PHOTO GALLERY: Did we see you at Bangalow Show?
BANGALOW show went ahead with a thick blanket of smoke hanging in the air most of the weekend from nearby bush fires at Mount Nardi.
Crowd and competitor numbers were down as with the long running drought and the fires impacting the local rural sector took their toll.
Even so once again, after more than forty years on the job, the reassuring tones of Peter Crawford the 'Voice of Bangalow Show' rang out across the arena and the town.
Bangalow Show Society vice president Ron Chittick said it was a trying year for competitors across all categories.
"Especially so for the the cattle exhibitors, with the lack of rain, feed is very short and grain is very expensive to buy. To feed their cattle up like they do is very expensive,” he said.
"The horses fellows are feeling the pinch and some of the horse classes have been down this year.”
"The lack of water would have an impact on the produce displays as well but people from in and around the Bangalow village are here which is wonderful to see.”
This year's Bangalow Show Girl was Lily Harrison from Corndale who graduated last month from Cape Byron Steiner School.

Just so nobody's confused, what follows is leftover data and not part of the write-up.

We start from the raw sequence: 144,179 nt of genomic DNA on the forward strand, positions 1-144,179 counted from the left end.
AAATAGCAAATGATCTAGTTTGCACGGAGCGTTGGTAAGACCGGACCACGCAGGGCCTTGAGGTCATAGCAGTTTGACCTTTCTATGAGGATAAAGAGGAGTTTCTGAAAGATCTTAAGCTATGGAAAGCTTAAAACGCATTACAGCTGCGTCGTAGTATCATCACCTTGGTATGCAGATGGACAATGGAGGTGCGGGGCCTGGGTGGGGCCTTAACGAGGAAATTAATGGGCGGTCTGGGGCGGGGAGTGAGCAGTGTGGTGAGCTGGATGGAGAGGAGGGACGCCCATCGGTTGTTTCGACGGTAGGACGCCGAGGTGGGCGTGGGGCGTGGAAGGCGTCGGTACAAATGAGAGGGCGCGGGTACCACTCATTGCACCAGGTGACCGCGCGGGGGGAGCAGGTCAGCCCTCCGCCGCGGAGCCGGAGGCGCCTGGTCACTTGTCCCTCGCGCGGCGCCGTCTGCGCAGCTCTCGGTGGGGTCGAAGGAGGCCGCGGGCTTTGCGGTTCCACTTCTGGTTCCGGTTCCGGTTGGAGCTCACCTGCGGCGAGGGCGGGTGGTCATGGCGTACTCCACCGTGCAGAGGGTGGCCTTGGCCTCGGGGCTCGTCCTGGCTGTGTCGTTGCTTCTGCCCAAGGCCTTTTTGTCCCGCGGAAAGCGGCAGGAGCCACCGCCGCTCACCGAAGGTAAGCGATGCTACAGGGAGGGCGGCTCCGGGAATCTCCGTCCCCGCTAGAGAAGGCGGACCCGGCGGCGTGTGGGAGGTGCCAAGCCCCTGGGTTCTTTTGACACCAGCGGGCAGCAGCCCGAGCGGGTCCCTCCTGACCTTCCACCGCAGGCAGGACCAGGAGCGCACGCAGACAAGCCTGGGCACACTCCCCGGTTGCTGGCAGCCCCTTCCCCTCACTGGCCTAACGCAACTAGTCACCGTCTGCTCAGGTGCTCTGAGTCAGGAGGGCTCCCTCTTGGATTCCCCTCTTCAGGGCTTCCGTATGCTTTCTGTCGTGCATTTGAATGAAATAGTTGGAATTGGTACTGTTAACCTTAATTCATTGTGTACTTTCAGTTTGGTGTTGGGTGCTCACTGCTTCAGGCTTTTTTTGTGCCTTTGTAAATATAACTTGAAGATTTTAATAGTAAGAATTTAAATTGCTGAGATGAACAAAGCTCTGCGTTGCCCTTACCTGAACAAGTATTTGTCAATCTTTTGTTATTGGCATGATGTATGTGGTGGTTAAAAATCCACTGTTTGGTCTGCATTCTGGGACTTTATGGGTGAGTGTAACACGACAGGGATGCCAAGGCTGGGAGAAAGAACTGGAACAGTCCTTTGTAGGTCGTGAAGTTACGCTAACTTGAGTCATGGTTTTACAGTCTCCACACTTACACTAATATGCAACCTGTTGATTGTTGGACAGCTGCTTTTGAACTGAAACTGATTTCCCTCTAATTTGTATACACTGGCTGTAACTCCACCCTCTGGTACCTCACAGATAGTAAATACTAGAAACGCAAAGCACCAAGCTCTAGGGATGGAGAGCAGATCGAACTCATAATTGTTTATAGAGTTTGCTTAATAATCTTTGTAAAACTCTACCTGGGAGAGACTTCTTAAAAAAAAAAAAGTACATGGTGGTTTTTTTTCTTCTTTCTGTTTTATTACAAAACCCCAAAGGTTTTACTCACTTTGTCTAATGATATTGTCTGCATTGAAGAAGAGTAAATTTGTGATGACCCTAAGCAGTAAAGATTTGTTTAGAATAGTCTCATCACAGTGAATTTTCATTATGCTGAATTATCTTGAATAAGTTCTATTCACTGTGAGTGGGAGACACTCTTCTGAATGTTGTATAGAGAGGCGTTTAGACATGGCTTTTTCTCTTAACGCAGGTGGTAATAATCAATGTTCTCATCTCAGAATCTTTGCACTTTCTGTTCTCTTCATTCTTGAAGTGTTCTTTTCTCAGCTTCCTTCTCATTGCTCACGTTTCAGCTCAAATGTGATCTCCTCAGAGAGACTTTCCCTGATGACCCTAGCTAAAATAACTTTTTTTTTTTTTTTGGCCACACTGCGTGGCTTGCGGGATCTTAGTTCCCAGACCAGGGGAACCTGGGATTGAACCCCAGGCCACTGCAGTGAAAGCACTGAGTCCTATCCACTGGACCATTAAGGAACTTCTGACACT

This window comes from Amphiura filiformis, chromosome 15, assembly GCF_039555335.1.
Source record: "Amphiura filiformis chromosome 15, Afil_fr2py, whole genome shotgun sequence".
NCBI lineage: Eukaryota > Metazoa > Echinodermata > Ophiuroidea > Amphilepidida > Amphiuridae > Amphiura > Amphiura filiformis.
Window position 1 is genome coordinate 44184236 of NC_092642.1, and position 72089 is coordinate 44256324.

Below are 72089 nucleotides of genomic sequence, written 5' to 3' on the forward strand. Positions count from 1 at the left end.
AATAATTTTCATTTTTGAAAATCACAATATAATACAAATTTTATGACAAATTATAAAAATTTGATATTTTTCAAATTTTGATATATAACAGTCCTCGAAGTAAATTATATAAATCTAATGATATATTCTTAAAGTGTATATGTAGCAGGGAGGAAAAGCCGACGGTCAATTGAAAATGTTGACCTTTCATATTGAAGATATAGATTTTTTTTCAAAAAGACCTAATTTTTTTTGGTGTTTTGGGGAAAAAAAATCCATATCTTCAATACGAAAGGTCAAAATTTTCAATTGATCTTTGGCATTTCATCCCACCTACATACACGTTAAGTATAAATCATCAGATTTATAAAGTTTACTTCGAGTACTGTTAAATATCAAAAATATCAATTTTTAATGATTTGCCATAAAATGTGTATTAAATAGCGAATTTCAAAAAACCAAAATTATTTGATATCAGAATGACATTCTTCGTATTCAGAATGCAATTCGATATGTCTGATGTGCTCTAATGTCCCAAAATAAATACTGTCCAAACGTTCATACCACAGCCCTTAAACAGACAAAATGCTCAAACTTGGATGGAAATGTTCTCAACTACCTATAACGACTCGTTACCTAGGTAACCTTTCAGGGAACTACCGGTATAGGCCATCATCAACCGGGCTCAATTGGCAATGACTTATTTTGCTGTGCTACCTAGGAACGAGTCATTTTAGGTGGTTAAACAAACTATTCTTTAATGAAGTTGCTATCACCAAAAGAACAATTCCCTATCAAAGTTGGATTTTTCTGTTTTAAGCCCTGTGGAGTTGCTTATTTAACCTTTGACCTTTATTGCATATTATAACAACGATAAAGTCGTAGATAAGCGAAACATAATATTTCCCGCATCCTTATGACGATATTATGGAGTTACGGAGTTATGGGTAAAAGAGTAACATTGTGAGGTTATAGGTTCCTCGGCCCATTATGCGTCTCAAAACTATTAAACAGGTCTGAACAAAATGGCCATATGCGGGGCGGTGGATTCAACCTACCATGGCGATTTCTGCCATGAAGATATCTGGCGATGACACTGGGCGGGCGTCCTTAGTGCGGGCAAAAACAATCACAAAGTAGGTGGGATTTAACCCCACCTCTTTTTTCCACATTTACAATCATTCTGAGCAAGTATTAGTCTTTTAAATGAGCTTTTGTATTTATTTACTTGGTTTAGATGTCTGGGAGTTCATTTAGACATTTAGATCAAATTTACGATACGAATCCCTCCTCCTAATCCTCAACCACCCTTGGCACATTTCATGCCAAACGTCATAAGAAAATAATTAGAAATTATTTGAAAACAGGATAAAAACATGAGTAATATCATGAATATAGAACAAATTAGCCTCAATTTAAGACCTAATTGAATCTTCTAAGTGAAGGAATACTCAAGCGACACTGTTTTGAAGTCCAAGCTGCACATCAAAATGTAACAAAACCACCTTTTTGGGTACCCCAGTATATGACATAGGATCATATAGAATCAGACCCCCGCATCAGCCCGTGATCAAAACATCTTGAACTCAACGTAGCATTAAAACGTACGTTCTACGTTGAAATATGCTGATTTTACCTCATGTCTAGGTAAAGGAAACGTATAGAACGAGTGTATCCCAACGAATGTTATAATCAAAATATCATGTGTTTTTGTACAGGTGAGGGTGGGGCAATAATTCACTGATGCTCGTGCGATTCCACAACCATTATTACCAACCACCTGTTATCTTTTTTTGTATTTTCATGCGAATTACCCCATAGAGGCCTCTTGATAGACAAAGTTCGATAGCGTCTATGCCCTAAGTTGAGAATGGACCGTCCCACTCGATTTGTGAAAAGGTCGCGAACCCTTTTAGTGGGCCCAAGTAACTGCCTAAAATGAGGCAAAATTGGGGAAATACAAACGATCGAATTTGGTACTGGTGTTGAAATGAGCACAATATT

"It feels wonderful, the experience of being with all these wonderful women was amazing,” she said
The Bush poetry competition drew a big crowd on Saturday afternoon with a large group of competitors chancing their hand.
Organised by local Bangalow word-smith Angus Thurgate, the winner was Robert Gibson from Byron Bay who has been connected with Writers at the Rails and Lismore Live Poets for around 20 years.
Judges Hannah Ross, Ben Alcock and Greg Nash said they were won over by Greg's deeply felt, true personal story.
A large contingent of show stalwarts were also awarded life memberships at this year's show including David Hill, Michael O'Meara and brothers Steven and Gary Jarrett.
Entrant in the Bangalow Show Young Woman of the Year Award Ashley Ebbott from Broken Head shared the experience with her mum and dad Tim and Michelle along with her Nan Mabel.
"It was an amazing experience,” she said. "It was really great for building my confidence in talking to other people.”
Despite the dust, this Bangalow tradition carried on.